Dan Rattiner's Stories

Jerry Garcia’s Guitar Helps Raise $3.8 Million for SPLC

Arlan Ettinger, who for a long time owned an estate in Remsenberg and since then has been a frequent visitor to the Hamptons, has a long history of auctioning off serious antique collection—odd things and artifacts of the Hamptons—mostly at venues such as the Park Avenue Armory in Manhattan. It was there, I recall, that he famously auctioned off hundreds or rare John F. Kennedy artifacts several years ago. One year, he conducted an enormous auction of abstract expressionist paintings at the Armory, including a painting painted by Willem de Kooning on the toilet seat from the outhouse of a home in Bridgehampton during a party there in the 1950s. (It didn’t sell.) Last year, Ettinger held an auction of the contents of the antique store Urban Archaeology.

This auction included an iron statue that once stood at L’Etoile on the Champs-Elyseés, but had in recent years sat in front of Urban Archeology on Main Street Bridgehampton.

That is just the tip of the iceberg of remarkable things that Ettinger, through his company Guernsey’s, has auctioned off. One time, he took up an entire armory auctioning off the contents of the ocean liner U.S.S. United States. He has also auctioned off items involving Rosa Parks, Princess Diana, Elvis Presley, John Coltrane, Mickey Mantle and The Beatles.

But last week was the topper. It was in most of the media the next day—an astonishing thing. It was one single item. A guitar. And it sold for $1.9 million, one of the largest amounts ever paid for a guitar. The proceeds raised are to go to charity. But here—let me tell you what Ettinger told me about it when I asked one week before the auction.

“When Jerry Garcia of the Grateful Dead passed away in the mid-1990s, his two most prized guitars—Wolf and Tiger, beloved by millions of Deadheads—were willed to Doug Irwin, who was the luthier who had made those instruments for Jerry 25 years earlier,” he told me. “Guernsey’s featured them in an auction we held 15 years ago at Studio 54, where the two together sold for about $1.75 millon, both far eclipsing the prior world record for any single guitar ever sold.

“Tiger, which was played by Jerry at the end of his career, was sold to an NFL team owner and entered his substantial guitar collection. Wolf, played by Jerry during the very heart of his career, was sold to Dan Pritzker, a musician and philanthropist. Over the following years, Pritzker became a friend of mine. Three months ago, he called to voice his concern over the new government. He then indicated that he wanted to do ‘something meaningful’ with Wolf. He proceeded to re-consign it back to us with instructions to re-auction it and give all the proceeds to the Southern Poverty Law Center (SPLC), which is dedicated to fighting racism, poverty and assorted hate groups [neo-Nazis, the KKK, etc.] in the courts.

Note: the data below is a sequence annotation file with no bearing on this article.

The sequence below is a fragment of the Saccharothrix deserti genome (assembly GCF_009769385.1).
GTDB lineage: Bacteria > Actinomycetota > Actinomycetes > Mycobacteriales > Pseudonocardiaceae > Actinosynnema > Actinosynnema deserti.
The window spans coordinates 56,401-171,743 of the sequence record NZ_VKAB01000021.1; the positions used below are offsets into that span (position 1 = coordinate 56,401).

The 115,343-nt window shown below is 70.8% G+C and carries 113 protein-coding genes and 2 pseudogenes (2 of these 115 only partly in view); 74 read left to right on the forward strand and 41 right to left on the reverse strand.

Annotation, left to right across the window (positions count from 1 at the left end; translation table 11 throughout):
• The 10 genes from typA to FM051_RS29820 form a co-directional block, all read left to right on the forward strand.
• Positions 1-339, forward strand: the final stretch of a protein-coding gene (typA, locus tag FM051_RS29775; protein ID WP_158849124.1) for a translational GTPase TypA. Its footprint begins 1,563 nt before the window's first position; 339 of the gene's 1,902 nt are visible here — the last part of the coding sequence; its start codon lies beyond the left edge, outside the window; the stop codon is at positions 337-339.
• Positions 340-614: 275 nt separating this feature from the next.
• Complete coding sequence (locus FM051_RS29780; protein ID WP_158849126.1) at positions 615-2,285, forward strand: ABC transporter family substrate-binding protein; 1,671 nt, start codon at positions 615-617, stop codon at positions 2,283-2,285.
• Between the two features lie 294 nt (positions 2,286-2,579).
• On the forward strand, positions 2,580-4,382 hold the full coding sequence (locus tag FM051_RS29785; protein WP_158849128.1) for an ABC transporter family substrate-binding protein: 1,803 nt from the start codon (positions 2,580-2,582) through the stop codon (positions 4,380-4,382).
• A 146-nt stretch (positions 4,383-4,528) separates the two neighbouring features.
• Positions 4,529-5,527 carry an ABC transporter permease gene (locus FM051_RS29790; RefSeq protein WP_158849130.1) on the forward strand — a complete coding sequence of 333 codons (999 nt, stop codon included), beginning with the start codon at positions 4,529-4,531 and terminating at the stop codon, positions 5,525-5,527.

“Accordingly, on the evening of May 31 at NYC’s Brooklyn Bowl, we will do just that. This one-lot auction will be surrounded by hours of great rock & roll provided by more than two dozen noted musicians all of whom have volunteered their time. All receipts from ticket sales will go to SPLC. And Morris Dees, co-founder of SPLC, will be there, as will many accomplished people including Jerry Garcia’s daughter, Trixie. At a divisive time like this, we all need positive events.”

I went to this auction to see what would happen. The Brooklyn Bowl is a bowling alley with four bars, a restaurant, a stage and a dance floor that can accommodate about 1,000 people. It was packed.

The bands played for an hour, mostly covers of old Grateful Dead songs, and the crowd cheered the musicians on when Wolf was brought out to become the lead guitar for the evening. (It WANTED to be played!) At 10 p.m., Ettinger went onstage, and the bidding started at $900,000.

The bidding went up and up, and when it finally came to a halt, the winner paid $1.9 million (a bid of $1.6 million plus a $300,000 buyers premium). The music resumed and continued into the small hours. The winning bidder was Brian Halligan, CEO of the software company Hubspot, based in Boston. He said he’d lend it out to any member of Jerry Garcia’s family anytime. And at other times, he’d give it a good home and play it himself.

Halligan told Rolling Stone afterwards that “the auction was a chance to indulge two passions of mine at the same time: social justice and the Grateful Dead.”

In addition to the $1.9 million paid, an additional donation doubling the winning bid amount was made anonymously. So SPLC received $3.8 million. What a night!

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